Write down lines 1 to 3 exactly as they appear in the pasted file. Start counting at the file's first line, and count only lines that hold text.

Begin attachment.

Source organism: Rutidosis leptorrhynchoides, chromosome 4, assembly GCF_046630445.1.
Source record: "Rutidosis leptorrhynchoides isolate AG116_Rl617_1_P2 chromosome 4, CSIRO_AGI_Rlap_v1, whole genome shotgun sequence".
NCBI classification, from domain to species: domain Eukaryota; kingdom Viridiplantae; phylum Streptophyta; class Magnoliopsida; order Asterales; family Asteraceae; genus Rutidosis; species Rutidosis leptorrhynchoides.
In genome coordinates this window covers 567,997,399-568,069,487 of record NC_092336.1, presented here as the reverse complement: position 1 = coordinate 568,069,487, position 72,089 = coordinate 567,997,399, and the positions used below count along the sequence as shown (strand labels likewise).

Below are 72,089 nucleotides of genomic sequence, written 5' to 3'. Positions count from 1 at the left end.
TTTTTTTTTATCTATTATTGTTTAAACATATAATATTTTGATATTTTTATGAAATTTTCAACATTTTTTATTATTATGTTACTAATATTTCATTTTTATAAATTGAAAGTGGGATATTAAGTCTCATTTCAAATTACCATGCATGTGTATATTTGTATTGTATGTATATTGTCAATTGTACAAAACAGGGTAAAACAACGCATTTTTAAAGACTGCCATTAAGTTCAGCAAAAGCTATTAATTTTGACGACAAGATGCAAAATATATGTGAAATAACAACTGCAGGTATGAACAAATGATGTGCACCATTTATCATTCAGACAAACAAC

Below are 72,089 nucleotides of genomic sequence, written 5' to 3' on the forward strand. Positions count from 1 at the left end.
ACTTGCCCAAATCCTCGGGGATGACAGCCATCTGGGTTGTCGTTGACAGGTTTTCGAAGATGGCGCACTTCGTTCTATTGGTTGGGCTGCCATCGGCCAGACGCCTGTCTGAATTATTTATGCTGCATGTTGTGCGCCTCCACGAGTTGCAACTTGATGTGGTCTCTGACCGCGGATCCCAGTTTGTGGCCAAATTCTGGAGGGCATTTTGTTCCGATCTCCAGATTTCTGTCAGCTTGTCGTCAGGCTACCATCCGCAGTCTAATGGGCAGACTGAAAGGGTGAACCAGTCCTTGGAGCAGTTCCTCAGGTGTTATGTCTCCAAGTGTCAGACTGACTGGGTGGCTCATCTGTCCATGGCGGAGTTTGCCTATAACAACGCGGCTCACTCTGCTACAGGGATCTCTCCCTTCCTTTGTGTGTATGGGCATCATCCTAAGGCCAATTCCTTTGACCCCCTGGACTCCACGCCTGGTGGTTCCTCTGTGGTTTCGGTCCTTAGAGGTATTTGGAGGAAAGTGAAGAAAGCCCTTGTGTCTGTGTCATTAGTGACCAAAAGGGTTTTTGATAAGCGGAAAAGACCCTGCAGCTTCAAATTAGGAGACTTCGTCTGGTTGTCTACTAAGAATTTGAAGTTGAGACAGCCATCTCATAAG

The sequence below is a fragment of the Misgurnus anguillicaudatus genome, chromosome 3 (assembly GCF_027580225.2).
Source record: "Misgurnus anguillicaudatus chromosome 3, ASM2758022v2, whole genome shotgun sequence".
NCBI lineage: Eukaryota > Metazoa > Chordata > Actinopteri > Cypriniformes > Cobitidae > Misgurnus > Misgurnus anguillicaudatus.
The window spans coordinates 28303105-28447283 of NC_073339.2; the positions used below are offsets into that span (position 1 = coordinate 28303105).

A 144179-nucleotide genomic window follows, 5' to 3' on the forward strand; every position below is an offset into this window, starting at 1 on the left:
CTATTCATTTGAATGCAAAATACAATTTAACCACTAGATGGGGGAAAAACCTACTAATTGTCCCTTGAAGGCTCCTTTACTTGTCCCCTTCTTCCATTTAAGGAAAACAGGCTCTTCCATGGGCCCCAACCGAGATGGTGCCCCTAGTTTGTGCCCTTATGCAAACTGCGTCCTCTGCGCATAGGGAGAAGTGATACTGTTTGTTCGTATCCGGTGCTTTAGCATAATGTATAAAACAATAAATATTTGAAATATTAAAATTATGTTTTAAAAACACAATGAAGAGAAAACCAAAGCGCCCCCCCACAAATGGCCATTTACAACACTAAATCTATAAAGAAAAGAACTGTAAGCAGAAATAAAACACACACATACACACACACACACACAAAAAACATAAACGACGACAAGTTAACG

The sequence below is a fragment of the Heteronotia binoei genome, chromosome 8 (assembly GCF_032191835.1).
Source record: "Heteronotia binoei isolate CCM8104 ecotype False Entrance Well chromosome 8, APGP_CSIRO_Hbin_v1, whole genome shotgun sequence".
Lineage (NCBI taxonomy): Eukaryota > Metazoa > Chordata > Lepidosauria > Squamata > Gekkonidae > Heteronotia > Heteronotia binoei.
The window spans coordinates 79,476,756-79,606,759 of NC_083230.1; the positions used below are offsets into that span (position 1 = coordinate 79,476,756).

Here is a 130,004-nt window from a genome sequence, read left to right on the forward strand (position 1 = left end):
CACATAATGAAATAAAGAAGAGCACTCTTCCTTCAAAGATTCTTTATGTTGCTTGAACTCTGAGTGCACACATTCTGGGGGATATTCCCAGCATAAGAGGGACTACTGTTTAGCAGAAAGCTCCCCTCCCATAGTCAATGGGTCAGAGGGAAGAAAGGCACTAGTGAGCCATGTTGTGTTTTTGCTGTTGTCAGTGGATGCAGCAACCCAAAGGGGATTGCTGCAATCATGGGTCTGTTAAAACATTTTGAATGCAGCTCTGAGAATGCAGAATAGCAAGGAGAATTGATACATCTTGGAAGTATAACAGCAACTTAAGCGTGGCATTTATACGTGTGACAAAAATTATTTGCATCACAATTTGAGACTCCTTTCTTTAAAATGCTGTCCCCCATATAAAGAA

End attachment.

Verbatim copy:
Source organism: Rutidosis leptorrhynchoides, chromosome 4, assembly GCF_046630445.1.
Source record: "Rutidosis leptorrhynchoides isolate AG116_Rl617_1_P2 chromosome 4, CSIRO_AGI_Rlap_v1, whole genome shotgun sequence".
NCBI classification, from domain to species: domain Eukaryota; kingdom Viridiplantae; phylum Streptophyta; class Magnoliopsida; order Asterales; family Asteraceae; genus Rutidosis; species Rutidosis leptorrhynchoides.